While the Dutch have a commanding lead when it comes to effective promotion of everyday cycling, they have achieved this in the context of a transport system where cars remain dominant. Most households own cars, most kilometers are traveled by car, and many features of daily life and of the national landscape will be entirely familiar to people living in other car cultures.

Outside the core urban areas, a hierarchy of speed rules just as it does in many other countries – the spacing is just tighter. The US Library of Congress report “National Funding of Road Infrastructure: Netherlands” states

“According to European statistical sources, the highest motorway density in Europe is found in the Netherlands (78 km per 1000 km² on average in 2009), Luxembourg (59), and Belgium (58).”5

Motorway interchange near Schiphol airport

As noted earlier, more affluent citizens are more likely to own and use cars for their commutes, and they also tend to commute longer distances. For a small, densely populated country which clearly values its farmland, the motorways take up a surprising amount of space in rural areas. Furthermore, dedicated high-speed car-and-truck lanes also impose their geometry on slower-speed travellers. While cycling through the countryside, for example, you need to find the infrequent roads that cross the motorways, where you may bike up and over the dedicated high-speed transport lanes. Likewise if you’re pedaling a bikeway alongside an expressway, you need to take a detour each time you come to an interchange, with a wide curve around the sprawling clover-leaf interchanges. These impositions on cyclists and other low-speed travellers are deemed necessary to allow uninterrupted high-speed travel on the expressways.

But what if, as a world community, we finally embark on the serious kind of energy and lifestyle revolution that is needed to adequately reduce carbon emissions? Or – a more likely scenario in our current political scene – what if we run short of cheap fossil fuels without finding a technological miracle to allow our high-energy lifestyles to continue with low-intensity fuels such as solar and wind-power? What sort of challenges will we face in transforming our transportation infrastructures?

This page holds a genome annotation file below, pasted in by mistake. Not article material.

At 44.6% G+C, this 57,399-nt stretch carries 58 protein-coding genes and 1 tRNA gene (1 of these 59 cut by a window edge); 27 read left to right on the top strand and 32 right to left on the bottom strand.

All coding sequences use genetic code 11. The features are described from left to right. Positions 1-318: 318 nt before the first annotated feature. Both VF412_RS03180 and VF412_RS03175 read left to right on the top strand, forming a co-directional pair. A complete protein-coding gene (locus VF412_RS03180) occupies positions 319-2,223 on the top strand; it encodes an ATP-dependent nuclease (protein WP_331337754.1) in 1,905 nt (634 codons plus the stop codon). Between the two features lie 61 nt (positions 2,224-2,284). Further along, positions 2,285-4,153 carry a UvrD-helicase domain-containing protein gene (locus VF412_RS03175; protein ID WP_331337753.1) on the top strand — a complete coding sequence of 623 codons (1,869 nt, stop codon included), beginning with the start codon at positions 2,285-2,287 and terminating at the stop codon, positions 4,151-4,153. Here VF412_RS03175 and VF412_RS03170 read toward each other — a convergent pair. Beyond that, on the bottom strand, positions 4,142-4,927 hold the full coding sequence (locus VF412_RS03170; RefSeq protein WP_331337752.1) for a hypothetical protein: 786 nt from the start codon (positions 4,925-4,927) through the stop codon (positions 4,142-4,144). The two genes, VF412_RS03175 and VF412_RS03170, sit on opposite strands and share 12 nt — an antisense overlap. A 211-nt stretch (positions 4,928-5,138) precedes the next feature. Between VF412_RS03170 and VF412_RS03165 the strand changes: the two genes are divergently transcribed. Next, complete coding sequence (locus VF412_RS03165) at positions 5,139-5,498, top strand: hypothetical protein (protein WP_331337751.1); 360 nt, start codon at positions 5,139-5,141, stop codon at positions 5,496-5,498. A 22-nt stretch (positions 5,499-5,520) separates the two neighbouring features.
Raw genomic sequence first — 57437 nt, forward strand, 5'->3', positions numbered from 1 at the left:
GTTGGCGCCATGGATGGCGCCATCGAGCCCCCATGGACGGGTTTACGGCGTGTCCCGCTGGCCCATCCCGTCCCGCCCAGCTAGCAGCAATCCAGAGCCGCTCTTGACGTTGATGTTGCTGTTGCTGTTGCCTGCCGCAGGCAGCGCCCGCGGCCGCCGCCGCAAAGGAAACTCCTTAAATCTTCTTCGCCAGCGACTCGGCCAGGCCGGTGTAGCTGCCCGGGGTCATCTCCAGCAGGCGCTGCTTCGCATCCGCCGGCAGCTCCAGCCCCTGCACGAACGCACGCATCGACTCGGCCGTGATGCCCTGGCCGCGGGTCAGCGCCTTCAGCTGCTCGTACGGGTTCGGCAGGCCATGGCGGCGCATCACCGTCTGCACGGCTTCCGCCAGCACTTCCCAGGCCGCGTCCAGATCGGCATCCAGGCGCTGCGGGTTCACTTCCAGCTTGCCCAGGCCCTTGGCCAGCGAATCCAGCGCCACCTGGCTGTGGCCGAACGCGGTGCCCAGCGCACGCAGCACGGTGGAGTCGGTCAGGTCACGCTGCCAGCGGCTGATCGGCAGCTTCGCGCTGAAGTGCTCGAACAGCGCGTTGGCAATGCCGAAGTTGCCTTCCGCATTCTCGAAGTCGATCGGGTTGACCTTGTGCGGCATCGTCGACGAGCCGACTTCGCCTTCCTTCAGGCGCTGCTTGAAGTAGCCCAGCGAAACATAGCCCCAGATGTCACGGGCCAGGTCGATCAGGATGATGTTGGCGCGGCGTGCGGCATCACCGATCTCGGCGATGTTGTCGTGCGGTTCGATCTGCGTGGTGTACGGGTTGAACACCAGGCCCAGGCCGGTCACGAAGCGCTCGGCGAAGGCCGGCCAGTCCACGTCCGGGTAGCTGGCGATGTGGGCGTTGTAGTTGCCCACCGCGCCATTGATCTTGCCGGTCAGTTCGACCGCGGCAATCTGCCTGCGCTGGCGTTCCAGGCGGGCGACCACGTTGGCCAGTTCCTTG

The Netherlands will clearly have a head start in such a transition. Yet as I cycled through the countryside, it often struck me that there too, the road system is astonishingly overbuilt. Frequently I found myself biking on a dedicated bike path, beside a two-lane service road, beside a multi-lane expressway, with another service road and bike path on the other side.

A generation or a few from now, when our descendants have through choice or necessity transitioned to a low-energy, and therefore low speed, transportation system, will they still need or want to devote such wide swaths of countryside to transportation? And if not, how will they repurpose some of those thousands of hectares of heavy-duty pavement?

In my first few days biking through The Netherlands I wasn’t always happy that many bike lanes are routed along old, somewhat rough brick roads – the surface just wasn’t as smooth, fast or  comfortable to bike on as a well-maintained asphalt surface.

But then I reflected on the almost endless repairability and reusability of those brick roads. From my own work experience I know that “recycling” asphalt and concrete pavements demands large amounts of high-intensity energy resources. But in The Netherlands I saw workers with simple hand tools re-laying old bricks and re-creating good-as-new roads.

I won’t be around to see it, but in the long term my guess would be that the centuries-old red brick roads of The Netherlands will be the ones that are renewed for centuries to come.

Centuries-old street in centre of Haarlem.

Next week: a look at new cycling infrastructure in Valencia, Paris and London in light of the infrastructure in The Netherlands.

 

Top photo: covered bike-parking facility next to train station in Groningen.


Footnotes

“A third big bicycle parking garage for Utrecht”, 17 April 2018, Bicycle Dutch website

2 Transport and Mobility 2016, Statistics Netherlands, page 19

3 While the “electric bikes” now seen in North America most often don’t require the rider to pedal at all, the variety common in The Netherlands has a motor which only kicks in while the rider is pedaling. These electric-assist or pedelec bikes thus amplify a rider’s strength, but don’t allow completely effort-free riding.

4 On the downside, ubiquitous availability of charging stations could lead more people to rely on the battery-assist mode almost exclusively, resulting in a steep drop-off in the exercise levels and health benefits of e-bike converts. See discussion of a recent European study at “Riding e-bikes does not lead to health benefits”, on A view from the cycling path, September 12, 2018

5 National Funding of Road Infrastructure: Netherlands”, US Library of Congress